- Associated Press - Saturday, June 25, 2016

NEWPORT NEWS, Va. (AP) - Look around - what do you see?

A paltry 5 percent of what the universe is made of, that’s what.

All the rest is what scientists call the dark sector, composed of things we can’t see directly, but can observe only by their impacts on other objects.

Now this summer at Jefferson Lab in Newport News, a team headed by MIT physicists will begin a multiyear effort to try to glean evidence of at least one tiny theoretical piece of all that darkness: a dark photon - a particle that interacts with both dark and light matter.

Called the DarkLight experiment, it could, if successful, unearth the first evidence of what one researcher calls a bridge between the universe’s visible and invisible sectors.

So far, bare hints of the existence of dark photons have been teased out from nuclear and particle physics experiments and from astrophysical observations.

“When you look out into the universe, you see galaxies spiraling, rotating,” said Richard Milner, director for the Laboratory of Nuclear Science at the Massachusetts Institute of Technology.

“And, of course, what you see are objects that emit light - the so-called visible matter. If you look at how the matter in a galaxy behaves as you go out from the center of the galaxy, you can only explain the motion if there’s a lot of matter that you do not see, but which interacts gravitationally with the matter that you do see. Hence, it’s called dark matter.”

Physicists believe dark matter comprises about 27 percent of the total matter in the universe.

There’s also dark energy, which is even less understood, comprising 68 percent of total matter and based on observations that the universe is accelerating and expanding.

Holy Grail

Milner and his colleague Peter Fisher hope to gain harder evidence of a dark photon at Jefferson Lab by using its free-electron laser, the most powerful electron beam in the world.

“It’s going to be very pioneering,” Milner said. “Jefferson Lab has absolutely unique accelerator facilities - it’s the only place in the world where you could imagine doing this experiment.”

But a dark photon isn’t the only thing they’ll be hunting.

The physics world is buzzing over speculation that a Hungarian experiment might have found evidence of a new particle that could constitute an elusive fifth fundamental force of nature.

If the so-called 17-MeV particle exists - and physicists say that’s a big “if” - it would go a long way toward reconciling the standard model of physics to explain dark matter.

“It would be incredible,” said Chris Carone, a theoretical physicist at the College of William and Mary in Williamsburg.

Carone said he’s skeptical the 17-MeV particle exists. But if DarkLight should find it, it would mean the first conclusive evidence of physics beyond the standard model - the accepted theory of known elementary particles and their interactions.

“And the Holy Grail is to find something that goes beyond it,” Carone said. “Some new particle which could be a force-carrier or otherwise that will give some hints about what physics explains - sort of the unanswered questions about the standard model.”

Out of the dark

Jefferson Lab is ideal for the DarkLight experiment because its megawatt-power electron beam is extremely bright, extremely clean and halo free, Milner said.

Dark photons are believed to interact with visible matter, but only very rarely and elusively.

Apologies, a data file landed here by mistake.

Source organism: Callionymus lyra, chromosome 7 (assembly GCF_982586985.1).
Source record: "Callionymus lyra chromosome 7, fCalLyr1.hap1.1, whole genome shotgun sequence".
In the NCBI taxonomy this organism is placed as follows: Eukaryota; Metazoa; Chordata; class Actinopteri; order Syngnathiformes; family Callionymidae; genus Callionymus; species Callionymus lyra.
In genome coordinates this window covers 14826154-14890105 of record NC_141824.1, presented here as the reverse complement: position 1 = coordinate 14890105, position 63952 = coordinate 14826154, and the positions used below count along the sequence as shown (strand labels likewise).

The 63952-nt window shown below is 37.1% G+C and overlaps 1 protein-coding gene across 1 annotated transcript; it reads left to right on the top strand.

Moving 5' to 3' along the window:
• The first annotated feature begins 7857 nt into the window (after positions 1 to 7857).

Often, they’re only hinted at by unexplained anomalies.

For instance, said Kandice Carter, science writer at Jefferson Lab, a measurement of high-energy electron-positron pairs in outer space found more pairs than could be explained by typical cosmic ray production, suggesting that dark photons produced the extra pairs.

Milner and his team believe a charged particle beam such as the free-electron laser could coax a dark photon out of hiding.

“Each of these experiments looks at different energies, different locations to find these dark photons,” said Carter. “DarkLight is going to look in an area that no one else has ever looked in.”

DarkLight will focus on particles with mass energies from 10-MeV to 100-MeV, or mega (million) electron-volts, said Milner. 10-MeV is 1 percent of the mass of a proton, while 100-MeV is 10 percent of the mass.

The team will shoot beams through a target of hydrogen gas, whose atoms consist of a proton and an orbiting electron.

When the beam’s electrons hit the hydrogen, they’ll blast away the protons, leaving a scattered electron, a proton - and an electron-positron pair that could come from the decay of a dark photon.

“We’re looking in a different place,” Milner said. “Maybe we’ll learn something. Maybe we’ll find something.”

Robert McKeown, the lab’s deputy director for science, likened it to looking for a needle in a haystack.

But such a discovery, McKeown said, “would represent an historic breakthrough in fundamental particle physics worthy of a Nobel Prize.”

Fifth force

DarkLight is also well-positioned to find evidence of the 17-MeV particle, said Milner. Although, like Carone, he’s skeptical they will.

“I’m a physicist, so we’re careful,” Milner said. “You can’t predict it, because you’re at the frontier. We have to worry about doing the highest-quality experiment we can. And, obviously, not miss it, if it’s there.

“I think DarkLight is as suitable an experiment to look for it as any other experiment,” he added. “It’s probably the most suitable.”

If the particle is found, it would become the fifth fundamental force of nature, joining the particles associated with gravity, electromagnetism and the strong and weak nuclear forces.

Milner said they expect to start beam by the end of July and take measurements in August.

But DarkLight will take time: The team expects to run the experiment for at least three years.


Information from: Daily Press, http://www.dailypress.com/



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